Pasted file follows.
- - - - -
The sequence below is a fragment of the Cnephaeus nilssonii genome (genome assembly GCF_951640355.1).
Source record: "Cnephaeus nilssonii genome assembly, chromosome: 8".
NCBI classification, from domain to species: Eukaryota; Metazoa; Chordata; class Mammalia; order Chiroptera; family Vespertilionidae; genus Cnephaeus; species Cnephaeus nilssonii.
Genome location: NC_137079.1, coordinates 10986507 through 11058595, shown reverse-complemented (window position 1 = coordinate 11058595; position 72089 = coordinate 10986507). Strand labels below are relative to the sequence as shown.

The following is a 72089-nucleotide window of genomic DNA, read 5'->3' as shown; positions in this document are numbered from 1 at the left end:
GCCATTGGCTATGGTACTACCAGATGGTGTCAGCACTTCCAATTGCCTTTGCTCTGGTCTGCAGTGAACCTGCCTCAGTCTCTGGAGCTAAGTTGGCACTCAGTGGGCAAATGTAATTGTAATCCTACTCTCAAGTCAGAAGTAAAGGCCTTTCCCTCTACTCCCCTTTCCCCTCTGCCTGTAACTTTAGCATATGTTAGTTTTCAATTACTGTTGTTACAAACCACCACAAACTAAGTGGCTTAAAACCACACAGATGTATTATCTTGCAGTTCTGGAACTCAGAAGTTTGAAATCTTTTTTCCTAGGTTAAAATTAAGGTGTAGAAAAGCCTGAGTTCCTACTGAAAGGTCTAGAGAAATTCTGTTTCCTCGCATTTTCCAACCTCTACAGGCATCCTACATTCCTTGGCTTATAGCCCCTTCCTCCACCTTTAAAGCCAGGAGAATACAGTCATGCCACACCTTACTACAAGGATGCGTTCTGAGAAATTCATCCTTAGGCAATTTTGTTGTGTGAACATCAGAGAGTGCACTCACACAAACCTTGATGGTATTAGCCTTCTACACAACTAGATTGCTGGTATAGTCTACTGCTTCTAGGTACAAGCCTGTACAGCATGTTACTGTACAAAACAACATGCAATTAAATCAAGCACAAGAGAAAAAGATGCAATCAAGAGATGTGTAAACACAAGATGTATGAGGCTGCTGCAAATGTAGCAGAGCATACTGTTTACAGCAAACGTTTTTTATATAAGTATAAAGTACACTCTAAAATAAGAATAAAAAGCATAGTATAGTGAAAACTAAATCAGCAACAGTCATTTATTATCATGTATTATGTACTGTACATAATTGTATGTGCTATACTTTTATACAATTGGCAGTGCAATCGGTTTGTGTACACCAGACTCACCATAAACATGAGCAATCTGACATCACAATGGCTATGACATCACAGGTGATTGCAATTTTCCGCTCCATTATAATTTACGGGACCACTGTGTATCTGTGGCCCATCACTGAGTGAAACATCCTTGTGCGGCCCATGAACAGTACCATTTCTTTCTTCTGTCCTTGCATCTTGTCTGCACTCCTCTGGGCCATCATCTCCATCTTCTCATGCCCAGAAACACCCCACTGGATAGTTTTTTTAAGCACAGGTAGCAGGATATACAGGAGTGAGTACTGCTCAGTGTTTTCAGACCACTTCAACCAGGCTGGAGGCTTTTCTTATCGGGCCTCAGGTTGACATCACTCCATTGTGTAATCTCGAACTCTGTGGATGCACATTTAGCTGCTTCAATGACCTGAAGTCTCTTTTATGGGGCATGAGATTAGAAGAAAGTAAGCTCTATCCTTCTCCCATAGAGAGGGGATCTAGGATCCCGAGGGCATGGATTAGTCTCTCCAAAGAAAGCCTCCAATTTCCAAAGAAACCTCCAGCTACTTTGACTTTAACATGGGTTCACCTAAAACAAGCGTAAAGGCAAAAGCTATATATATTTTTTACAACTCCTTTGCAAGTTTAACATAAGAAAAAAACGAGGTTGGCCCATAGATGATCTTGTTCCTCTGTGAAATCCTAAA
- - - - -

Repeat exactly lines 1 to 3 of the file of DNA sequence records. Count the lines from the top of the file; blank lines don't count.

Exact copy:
The sequence below is a fragment of the Cnephaeus nilssonii genome (genome assembly GCF_951640355.1).
Source record: "Cnephaeus nilssonii genome assembly, chromosome: 8".
NCBI classification, from domain to species: Eukaryota; Metazoa; Chordata; class Mammalia; order Chiroptera; family Vespertilionidae; genus Cnephaeus; species Cnephaeus nilssonii.